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Remembering Charles and Emma Martin, cartman and wife - a virtual visit

Emma Martin

Emma Martin at home in Haast Street mourning Charles in 1924?


Charles and Emma's son Thomas weds Ellen
Whittington, with brother Bill at his side, c1900.

Annie Elizabeth

Emma and Charles's daughter Annie Elizabeth,
with her daughter Mavis and eldest son Jack, 1940.

Thomas & Ellen

Thomas and Ellen Martin (right), c1950.

Avonside Drive

Locating their local church: Avonside Drive entrance, Christchurch NZ.

Holy Trinity

Holy Trinity Anglican Church, Avonside, carpark off Stanmore Road.

East carpark

East end of grounds, straight ahead from here to the fenceline..


..View south-west.


View north-west.


Commemorative inscription.

12 Haast Street

14 and 12 Haast Street today.

10 Haast Street

12 and 10 Haast Street today.

More pix and detail about Christchurch drivers are available here.
The Martins owned 10 and 12 Haast Street (1893 & 1882, to 1937).


The Martins are quite easily traced back to north London, and Emma nee Paine before that to Brighton, England.

The children of Charles and Emma Martin:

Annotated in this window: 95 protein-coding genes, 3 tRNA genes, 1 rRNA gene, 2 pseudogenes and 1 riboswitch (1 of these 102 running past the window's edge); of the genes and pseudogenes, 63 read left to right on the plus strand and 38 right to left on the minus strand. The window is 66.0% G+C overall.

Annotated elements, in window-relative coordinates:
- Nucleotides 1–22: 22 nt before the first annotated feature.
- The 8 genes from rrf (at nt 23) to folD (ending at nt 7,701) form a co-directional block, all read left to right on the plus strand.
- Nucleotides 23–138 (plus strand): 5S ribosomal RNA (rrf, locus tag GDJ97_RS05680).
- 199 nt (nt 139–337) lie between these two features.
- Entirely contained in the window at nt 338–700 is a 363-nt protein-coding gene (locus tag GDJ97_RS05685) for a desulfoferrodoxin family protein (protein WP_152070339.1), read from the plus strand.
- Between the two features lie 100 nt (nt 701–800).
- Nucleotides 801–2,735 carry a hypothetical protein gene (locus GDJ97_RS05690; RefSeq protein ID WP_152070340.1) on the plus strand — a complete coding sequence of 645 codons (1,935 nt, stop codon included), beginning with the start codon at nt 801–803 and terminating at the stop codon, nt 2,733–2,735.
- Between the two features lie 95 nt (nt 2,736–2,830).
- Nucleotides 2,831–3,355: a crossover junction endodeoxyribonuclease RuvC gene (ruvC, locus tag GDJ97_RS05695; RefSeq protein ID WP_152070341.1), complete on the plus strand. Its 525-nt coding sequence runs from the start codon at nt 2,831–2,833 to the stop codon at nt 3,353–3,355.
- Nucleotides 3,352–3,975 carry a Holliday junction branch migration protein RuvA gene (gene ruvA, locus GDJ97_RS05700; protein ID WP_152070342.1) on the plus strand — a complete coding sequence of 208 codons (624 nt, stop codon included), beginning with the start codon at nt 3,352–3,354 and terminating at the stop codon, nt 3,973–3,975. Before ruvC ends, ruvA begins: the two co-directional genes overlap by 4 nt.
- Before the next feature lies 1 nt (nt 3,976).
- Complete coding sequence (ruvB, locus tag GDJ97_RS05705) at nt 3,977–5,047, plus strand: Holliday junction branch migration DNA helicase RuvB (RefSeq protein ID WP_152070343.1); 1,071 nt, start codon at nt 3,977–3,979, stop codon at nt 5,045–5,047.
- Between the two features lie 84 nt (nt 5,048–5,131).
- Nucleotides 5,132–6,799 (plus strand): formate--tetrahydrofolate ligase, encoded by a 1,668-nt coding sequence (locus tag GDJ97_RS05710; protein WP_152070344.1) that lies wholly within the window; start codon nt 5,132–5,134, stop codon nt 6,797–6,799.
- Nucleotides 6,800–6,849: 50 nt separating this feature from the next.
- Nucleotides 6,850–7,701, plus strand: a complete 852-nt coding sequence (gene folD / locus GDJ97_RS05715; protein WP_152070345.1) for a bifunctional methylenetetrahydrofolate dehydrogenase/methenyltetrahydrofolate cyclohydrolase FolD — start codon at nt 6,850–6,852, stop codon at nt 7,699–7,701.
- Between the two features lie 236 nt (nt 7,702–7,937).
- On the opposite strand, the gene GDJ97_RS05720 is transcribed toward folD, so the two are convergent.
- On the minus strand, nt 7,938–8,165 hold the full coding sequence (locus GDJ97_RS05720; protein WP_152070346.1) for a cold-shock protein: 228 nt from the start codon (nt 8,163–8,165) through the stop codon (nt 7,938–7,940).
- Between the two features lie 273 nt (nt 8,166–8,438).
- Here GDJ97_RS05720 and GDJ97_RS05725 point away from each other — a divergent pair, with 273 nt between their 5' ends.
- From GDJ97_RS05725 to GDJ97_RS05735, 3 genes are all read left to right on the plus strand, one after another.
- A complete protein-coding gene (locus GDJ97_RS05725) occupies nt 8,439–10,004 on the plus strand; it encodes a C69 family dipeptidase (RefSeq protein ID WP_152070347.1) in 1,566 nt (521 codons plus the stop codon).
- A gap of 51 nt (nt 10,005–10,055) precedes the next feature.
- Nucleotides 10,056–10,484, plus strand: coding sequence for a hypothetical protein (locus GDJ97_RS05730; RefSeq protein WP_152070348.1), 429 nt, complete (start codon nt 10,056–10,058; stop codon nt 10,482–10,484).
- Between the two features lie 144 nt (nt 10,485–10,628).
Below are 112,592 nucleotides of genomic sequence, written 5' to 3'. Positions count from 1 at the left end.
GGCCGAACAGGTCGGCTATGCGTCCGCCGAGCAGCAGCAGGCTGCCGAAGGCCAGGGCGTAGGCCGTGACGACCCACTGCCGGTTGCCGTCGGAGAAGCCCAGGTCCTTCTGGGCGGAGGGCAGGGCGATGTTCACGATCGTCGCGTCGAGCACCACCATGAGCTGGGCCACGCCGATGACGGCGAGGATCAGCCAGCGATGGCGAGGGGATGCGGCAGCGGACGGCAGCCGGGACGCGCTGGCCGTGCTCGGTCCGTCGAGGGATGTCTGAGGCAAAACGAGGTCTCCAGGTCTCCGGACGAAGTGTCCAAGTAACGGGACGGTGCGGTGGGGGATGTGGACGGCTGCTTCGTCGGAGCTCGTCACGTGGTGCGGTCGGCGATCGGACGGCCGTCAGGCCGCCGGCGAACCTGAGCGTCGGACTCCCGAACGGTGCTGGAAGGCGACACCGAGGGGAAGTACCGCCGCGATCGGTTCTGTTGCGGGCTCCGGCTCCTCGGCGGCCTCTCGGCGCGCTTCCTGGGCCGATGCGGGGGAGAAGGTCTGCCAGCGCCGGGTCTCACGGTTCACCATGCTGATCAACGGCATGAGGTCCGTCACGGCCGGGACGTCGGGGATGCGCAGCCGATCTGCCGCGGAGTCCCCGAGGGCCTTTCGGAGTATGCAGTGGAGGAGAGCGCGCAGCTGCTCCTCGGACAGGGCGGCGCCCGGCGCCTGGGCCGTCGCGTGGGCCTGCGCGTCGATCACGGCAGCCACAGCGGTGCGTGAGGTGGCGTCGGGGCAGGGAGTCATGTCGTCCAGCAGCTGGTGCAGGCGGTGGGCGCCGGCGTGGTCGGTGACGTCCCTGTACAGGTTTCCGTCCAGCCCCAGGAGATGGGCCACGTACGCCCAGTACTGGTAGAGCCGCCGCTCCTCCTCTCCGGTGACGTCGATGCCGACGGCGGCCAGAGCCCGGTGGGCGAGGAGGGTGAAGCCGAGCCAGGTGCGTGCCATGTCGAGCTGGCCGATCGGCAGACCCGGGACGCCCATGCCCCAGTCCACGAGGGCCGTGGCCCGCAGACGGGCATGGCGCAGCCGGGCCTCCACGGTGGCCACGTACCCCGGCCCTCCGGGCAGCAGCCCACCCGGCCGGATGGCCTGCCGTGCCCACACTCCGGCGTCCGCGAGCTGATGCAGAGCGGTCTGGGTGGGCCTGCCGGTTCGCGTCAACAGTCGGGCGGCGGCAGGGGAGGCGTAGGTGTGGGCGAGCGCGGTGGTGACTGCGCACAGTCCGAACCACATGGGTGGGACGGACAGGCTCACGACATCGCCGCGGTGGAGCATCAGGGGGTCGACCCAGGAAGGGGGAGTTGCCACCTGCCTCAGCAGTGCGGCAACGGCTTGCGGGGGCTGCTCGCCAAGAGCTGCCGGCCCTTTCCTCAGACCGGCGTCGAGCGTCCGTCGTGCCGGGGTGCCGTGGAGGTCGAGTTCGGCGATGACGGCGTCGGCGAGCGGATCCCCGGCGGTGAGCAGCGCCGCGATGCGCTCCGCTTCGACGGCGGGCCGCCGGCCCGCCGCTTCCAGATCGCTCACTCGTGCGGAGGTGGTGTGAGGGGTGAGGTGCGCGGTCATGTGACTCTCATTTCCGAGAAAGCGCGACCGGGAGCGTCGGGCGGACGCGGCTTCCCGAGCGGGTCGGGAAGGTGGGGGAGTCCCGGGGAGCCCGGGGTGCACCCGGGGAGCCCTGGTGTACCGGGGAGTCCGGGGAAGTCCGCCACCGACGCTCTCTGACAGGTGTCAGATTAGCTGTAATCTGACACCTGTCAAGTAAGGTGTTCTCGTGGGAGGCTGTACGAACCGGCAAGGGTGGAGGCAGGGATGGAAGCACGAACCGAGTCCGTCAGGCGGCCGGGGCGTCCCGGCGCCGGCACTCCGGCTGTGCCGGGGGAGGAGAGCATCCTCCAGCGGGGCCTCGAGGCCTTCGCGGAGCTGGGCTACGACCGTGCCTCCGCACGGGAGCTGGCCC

Emma b.1873 m.Loveless
Susan b.c.1876 m.Bert Berg
William 'Bill' - publican Oxford, brickie Chch, will executor for C&E
Charles Henry b.21Oct1878 c.1882
Thomas 1880-1958 m.Ellen Whittington
Eliza Mary m.Harrison
Frederick - clerk, will executor for C&E
Annie Elizabeth b.02Nov1887 m.Bill Bartley
Clarice Matilda m.Bob Hamilton

Biography of Charles and Emma Martin.
Vogel Scheme migrants. Pre-mechanised urban transport industry, Christchurch NZ.

(Before that - ...) Charles met Emma in service, & the lords threw their wedding. Married 03 July 1870, Curate: Andrew Hunter Dunn, Parish of St Mark, Notting Hill, County Middlesex. Then they shared a home with several others, across the raod from Emma's family (in no.48): 51 Denmark Rd, Kilburn town, Willesden Parish, Trinity Ecclesiastic District (1871 UK census).

The Martins were assisted immigrants, arriving in Lyttelton from London on the Stonehouse, 29 June 1874, with baby Emma. Aged 25, 22, and 1, the family paid £36-0-5 towards their fare. Charles was an imported "laborer", who was making his own work as a "carter" from their suburban home by 1882.

History indicates that Charles Martin and John Bartley would have met as equals, doing much the same work carting on Christchurch streets, and probably became friends. This would explain why their children, Annie and Bill, married. Or these two may have met at the nearby Christchurch East School, after age 12. The Martins had £175 worth of Haast St in Linwood by 1882, to which they added an adjoining property in 1893 - two land plots at estate liquidation in 1937. It's the typical small business dream lived out on both sides, though motor vehicles came to transform horse-and-cart occupations and any further need for grassed land.

The Press had no Charles Martin obituary in November? 1924.? No GR Macdonald index entry for Charles Martin was made (Canterbury Museum library, 1964)?

To be continued.
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Edit version 2:30PM GMT+12 14/12/05